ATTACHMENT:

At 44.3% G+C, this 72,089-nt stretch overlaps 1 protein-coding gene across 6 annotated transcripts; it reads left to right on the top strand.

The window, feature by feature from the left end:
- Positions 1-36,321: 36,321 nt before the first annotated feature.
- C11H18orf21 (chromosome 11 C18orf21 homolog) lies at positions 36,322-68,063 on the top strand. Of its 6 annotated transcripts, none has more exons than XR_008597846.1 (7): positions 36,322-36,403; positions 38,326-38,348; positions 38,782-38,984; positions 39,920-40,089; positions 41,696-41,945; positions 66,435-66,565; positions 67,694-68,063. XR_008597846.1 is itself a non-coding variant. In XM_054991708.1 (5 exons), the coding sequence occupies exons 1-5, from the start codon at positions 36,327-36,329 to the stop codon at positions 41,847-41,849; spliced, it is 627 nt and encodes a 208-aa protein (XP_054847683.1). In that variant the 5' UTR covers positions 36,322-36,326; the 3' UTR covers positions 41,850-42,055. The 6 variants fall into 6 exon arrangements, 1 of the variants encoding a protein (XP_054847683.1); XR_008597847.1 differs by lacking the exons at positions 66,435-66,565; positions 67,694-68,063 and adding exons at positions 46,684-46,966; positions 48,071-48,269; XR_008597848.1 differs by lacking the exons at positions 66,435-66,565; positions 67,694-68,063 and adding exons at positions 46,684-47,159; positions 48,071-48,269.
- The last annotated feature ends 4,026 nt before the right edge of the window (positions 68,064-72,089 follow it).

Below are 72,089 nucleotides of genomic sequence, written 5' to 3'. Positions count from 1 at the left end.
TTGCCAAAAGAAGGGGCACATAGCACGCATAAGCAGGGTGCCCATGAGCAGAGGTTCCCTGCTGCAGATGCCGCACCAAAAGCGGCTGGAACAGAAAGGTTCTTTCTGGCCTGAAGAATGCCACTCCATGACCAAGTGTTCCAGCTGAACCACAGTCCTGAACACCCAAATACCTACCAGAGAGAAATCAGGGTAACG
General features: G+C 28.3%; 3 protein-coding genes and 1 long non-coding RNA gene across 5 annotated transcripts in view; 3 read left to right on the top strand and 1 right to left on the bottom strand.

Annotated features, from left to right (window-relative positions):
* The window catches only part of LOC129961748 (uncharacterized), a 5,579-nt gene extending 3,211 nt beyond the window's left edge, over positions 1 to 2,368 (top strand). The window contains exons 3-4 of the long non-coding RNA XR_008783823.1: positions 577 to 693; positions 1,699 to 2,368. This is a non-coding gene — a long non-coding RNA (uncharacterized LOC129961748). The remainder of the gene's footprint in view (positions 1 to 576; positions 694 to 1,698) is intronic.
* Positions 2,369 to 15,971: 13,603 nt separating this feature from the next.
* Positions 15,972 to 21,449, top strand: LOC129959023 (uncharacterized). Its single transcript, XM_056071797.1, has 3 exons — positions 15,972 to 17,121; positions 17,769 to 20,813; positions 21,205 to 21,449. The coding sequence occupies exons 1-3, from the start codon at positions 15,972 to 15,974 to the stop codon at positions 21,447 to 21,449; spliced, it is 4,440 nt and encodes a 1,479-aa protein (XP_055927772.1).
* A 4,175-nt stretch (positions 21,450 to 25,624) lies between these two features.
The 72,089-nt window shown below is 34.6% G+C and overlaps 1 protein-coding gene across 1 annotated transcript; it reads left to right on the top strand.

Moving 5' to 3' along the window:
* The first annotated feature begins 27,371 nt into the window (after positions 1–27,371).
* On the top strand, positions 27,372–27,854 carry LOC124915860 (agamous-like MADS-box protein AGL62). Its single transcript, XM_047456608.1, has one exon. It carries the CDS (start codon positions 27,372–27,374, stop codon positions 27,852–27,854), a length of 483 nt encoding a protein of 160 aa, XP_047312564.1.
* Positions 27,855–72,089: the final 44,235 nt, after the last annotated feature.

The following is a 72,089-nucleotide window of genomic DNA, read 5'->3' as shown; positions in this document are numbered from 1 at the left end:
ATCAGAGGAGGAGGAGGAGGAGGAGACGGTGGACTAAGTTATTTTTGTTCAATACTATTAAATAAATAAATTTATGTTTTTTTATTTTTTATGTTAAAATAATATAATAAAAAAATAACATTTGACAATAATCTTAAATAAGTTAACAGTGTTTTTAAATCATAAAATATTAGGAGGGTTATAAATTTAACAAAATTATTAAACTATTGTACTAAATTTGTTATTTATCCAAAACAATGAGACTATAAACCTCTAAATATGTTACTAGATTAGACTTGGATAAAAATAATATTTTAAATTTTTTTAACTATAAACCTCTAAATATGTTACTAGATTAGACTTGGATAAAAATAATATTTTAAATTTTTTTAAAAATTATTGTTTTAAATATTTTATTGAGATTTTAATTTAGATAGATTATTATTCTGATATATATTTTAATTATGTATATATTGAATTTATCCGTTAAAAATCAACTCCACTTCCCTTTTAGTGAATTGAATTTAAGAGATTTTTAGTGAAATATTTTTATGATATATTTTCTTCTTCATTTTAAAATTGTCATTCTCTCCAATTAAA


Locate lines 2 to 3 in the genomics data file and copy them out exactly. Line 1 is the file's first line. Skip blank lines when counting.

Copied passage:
The window, feature by feature from the left end:
- Positions 1-36,321: 36,321 nt before the first annotated feature.